Wednesday, July 11, 2012

Have you Steeked?

When attempting my first Fair Isle project I attempted to knit and the purl a design onto a scarf for my mother in law.  Needless to say that unfinished (like 3 rows of work) scarf still sits in my 'works in progress' or rather 'works not progressing' pile.  Purling a design is REALLY difficult.  Many suggest that knitting in the round so that you are always working on the correct side of your project is the way to go with Fair Isle knitting but here is the dilemma. If you work in the round you either have to make items that are circular (like hats or top down sweaters) or you must steek.  I have talked to many knittings who are scared to death of steeking.  After all the idea of taking a pair of scissors to a lengthy project is nothing short of terrifying right?  Well I found this little project to help me get over my fear (well a little).  It is a linen stitch scarf kit created by Schaffer yarns.  The idea is you knit the scarf lengthwise in the round.  At a midpoint area in the scarf you mark off 16 stitches at at the beginning and end of this area you create a lock stitch (knitting int he back or twisting your knitting) on each round.  Now although this is not a difficult project at all it is time consuming.  I have worked on it pretty steadily for about a month now.  The linen stitch is lovely but creates a very dense fabric.  Last night I cast off my final stitch and it was time to steek!  Eek!!

 The area in preparation for cutting
 Cutting  8 stitches in between the two columns of lock or twisted stitches.
 Unravelling the steek area knitted stitches
 On one side the lock stitch worked beautifully
 I will need to wet and block the fringe so it looks nicer.
One side of the fringe worked beautifully and the twisted stitch held beautifully.  On the second not so much.   The lock stitch failed.  I think this was because I seemed to knit pretty loosely on the stitches just before the twisted stitch.  I now have nothing protecting my fringe from utter unravel.  I believe that this part of the project will involve some handy fix work.  I wonder if I can create a new lock stitch using the fringe bits.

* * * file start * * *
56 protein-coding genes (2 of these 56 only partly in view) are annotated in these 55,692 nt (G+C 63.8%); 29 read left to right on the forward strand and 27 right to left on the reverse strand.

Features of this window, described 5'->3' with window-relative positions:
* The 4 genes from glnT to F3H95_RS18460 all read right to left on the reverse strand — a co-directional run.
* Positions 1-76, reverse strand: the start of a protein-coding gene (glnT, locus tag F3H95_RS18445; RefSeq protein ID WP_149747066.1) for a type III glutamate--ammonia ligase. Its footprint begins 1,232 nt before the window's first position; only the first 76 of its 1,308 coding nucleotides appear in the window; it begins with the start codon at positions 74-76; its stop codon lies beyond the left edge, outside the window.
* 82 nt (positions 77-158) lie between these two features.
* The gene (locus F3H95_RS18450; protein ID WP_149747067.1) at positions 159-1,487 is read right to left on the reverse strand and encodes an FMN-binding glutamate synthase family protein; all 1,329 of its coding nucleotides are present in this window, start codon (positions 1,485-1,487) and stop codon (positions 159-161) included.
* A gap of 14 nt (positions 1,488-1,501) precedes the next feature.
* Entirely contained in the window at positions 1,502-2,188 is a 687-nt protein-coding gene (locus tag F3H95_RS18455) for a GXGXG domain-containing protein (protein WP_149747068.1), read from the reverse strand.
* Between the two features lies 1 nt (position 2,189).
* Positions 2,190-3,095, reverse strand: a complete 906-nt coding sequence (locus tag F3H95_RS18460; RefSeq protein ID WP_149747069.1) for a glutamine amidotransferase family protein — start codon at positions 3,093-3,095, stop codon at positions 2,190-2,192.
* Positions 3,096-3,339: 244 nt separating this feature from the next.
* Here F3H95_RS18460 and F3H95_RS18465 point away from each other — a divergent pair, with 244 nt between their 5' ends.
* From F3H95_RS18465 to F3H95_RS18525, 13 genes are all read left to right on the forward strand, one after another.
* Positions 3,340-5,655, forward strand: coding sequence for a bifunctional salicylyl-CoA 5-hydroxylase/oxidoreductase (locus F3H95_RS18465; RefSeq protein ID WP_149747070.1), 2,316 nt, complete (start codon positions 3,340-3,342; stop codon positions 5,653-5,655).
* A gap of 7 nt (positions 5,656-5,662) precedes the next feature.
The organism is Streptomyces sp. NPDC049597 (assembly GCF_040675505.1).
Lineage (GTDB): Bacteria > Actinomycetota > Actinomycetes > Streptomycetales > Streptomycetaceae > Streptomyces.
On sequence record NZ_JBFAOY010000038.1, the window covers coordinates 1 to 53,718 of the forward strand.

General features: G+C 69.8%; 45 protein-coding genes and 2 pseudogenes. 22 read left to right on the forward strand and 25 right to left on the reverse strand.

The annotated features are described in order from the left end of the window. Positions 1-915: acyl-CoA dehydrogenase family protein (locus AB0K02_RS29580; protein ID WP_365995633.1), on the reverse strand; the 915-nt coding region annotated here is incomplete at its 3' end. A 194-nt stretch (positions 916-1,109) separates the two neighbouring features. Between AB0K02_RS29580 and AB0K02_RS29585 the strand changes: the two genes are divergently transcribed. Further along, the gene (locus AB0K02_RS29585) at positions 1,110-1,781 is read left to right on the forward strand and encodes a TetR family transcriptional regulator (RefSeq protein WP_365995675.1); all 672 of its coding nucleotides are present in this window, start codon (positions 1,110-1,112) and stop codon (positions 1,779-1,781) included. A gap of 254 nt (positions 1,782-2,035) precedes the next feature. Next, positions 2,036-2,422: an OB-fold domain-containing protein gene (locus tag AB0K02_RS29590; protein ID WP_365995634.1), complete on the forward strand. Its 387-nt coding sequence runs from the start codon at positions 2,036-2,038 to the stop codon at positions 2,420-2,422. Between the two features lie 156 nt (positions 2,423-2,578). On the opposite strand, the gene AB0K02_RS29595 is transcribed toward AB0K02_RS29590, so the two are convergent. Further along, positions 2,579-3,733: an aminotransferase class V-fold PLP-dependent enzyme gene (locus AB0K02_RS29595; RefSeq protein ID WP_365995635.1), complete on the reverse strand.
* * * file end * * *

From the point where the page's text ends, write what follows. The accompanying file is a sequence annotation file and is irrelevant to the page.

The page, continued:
In all this project makes me want to pick up my old fair isle scarf and give it another go.  There is no reason I cannot make sure my lock stitches are tighter or for that mater create a double twisted stitch sequence to insure that if one column fails I have a backup.  I almost think that doing this with a Fair Isle project might go faster than the linen stitch did.

If you are interested in getting a scarf kit  pop into the shop or email me and I have a small variety of schaffer yarns (This is shrinking however) you can use from subtle colors like this one to more vibrant reds, plums and blues. 

Knitting a scarf in the round lengthwise is the perfect scrap-busting project.  You get a great striping effect and a stylish lightweight scarf to dress up your spring/summer wardrobe.  Using up scraps also helps when it comes time to break out the scissors!


  1. Cutting into knitting sounds scary! But the scarf looks very pretty and soft.

  2. When I saw this scarf in the shop, I actually thought it was woven. It's beautiful; nice job. I myself am scared to death of steeking. Perhaps I'll add that to the list of things I will make sure to tackle within the year :)

  3. I will be happy to show you the crochet method of steeking. I use it all the time. I'll be coming in to order yarn soon anyway. Never has this method failed me, and I've used it on cotton yarn as well as wool.